Top-down feedback in an HMAX-like cortical model of object perception based on hierarchical Bayesian networks and belief propagation

PLoS One. 2012;7(11):e48216. doi: 10.1371/journal.pone.0048216. Epub 2012 Nov 5.


Hierarchical generative models, such as Bayesian networks, and belief propagation have been shown to provide a theoretical framework that can account for perceptual processes, including feedforward recognition and feedback modulation. The framework explains both psychophysical and physiological experimental data and maps well onto the hierarchical distributed cortical anatomy. However, the complexity required to model cortical processes makes inference, even using approximate methods, very computationally expensive. Thus, existing object perception models based on this approach are typically limited to tree-structured networks with no loops, use small toy examples or fail to account for certain perceptual aspects such as invariance to transformations or feedback reconstruction. In this study we develop a Bayesian network with an architecture similar to that of HMAX, a biologically-inspired hierarchical model of object recognition, and use loopy belief propagation to approximate the model operations (selectivity and invariance). Crucially, the resulting Bayesian network extends the functionality of HMAX by including top-down recursive feedback. Thus, the proposed model not only achieves successful feedforward recognition invariant to noise, occlusions, and changes in position and size, but is also able to reproduce modulatory effects such as illusory contour completion and attention. Our novel and rigorous methodology covers key aspects such as learning using a layerwise greedy algorithm, combining feedback information from multiple parents and reducing the number of operations required. Overall, this work extends an established model of object recognition to include high-level feedback modulation, based on state-of-the-art probabilistic approaches. The methodology employed, consistent with evidence from the visual cortex, can be potentially generalized to build models of hierarchical perceptual organization that include top-down and bottom-up interactions, for example, in other sensory modalities.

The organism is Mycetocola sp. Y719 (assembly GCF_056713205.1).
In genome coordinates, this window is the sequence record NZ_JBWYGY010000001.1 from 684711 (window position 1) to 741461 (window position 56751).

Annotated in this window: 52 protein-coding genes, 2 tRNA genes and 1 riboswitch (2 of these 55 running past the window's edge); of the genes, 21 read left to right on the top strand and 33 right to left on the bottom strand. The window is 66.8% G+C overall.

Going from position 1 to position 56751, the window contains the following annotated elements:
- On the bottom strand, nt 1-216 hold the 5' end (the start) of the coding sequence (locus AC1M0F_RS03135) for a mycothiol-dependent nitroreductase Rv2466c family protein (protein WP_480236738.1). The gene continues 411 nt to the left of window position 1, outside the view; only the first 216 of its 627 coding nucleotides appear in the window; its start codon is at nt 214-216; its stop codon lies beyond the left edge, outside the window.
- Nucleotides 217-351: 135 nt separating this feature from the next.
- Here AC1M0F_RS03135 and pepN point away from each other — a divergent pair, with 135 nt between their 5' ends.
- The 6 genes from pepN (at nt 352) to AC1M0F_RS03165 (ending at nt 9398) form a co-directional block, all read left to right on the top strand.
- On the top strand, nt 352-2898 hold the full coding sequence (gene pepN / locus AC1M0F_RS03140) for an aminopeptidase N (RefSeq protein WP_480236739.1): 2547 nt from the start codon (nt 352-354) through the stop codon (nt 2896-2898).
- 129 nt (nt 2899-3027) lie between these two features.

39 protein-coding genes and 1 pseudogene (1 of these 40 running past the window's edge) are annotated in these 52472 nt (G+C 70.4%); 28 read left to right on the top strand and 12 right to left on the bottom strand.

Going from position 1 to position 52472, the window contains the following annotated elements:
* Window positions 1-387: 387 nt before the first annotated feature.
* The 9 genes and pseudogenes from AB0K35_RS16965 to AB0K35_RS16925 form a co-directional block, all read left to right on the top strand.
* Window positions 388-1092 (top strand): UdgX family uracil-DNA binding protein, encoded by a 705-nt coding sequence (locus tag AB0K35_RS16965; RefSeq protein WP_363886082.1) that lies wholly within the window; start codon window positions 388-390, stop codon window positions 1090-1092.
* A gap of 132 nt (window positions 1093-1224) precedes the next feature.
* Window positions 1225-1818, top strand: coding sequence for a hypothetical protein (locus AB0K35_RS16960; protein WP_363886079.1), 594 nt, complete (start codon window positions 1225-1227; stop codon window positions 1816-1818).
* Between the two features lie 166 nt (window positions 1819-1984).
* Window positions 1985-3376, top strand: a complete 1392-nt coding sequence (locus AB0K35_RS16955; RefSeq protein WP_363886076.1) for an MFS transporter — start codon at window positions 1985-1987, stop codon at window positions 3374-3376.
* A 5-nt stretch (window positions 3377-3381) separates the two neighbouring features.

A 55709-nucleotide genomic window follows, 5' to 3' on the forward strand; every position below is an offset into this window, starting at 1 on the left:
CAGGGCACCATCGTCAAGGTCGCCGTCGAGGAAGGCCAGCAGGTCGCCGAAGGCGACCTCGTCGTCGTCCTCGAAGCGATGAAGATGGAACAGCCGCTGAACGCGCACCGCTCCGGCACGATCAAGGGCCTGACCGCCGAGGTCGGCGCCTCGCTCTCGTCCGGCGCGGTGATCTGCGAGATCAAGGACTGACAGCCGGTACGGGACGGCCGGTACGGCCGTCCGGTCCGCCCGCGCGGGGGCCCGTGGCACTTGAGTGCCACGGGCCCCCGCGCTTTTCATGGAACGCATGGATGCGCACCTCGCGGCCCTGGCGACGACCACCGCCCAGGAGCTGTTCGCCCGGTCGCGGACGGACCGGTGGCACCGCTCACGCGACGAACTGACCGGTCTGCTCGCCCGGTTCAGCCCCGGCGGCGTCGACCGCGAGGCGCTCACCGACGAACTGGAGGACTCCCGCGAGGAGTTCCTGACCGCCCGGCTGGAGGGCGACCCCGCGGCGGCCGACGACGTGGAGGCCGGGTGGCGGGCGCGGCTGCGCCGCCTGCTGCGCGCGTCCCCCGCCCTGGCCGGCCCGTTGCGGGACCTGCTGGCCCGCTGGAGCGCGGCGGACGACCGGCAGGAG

Publication types

  • Research Support, Non-U.S. Gov't

MeSH terms

  • Algorithms*
  • Bayes Theorem
  • Cerebral Cortex / physiology*
  • Culture
  • Feedback, Physiological*
  • Humans
  • Imagery, Psychotherapy
  • Models, Neurological*
  • Perception / physiology*

Grant support

This research was supported by the European Community’s Seventh Framework Programme, grant no. 231168–SCANDLE:“acoustic SCene ANalysis for Detecting Living Entities” ( The funders had no role in study design, data collection and analysis, decision to publish, or preparation of the manuscript.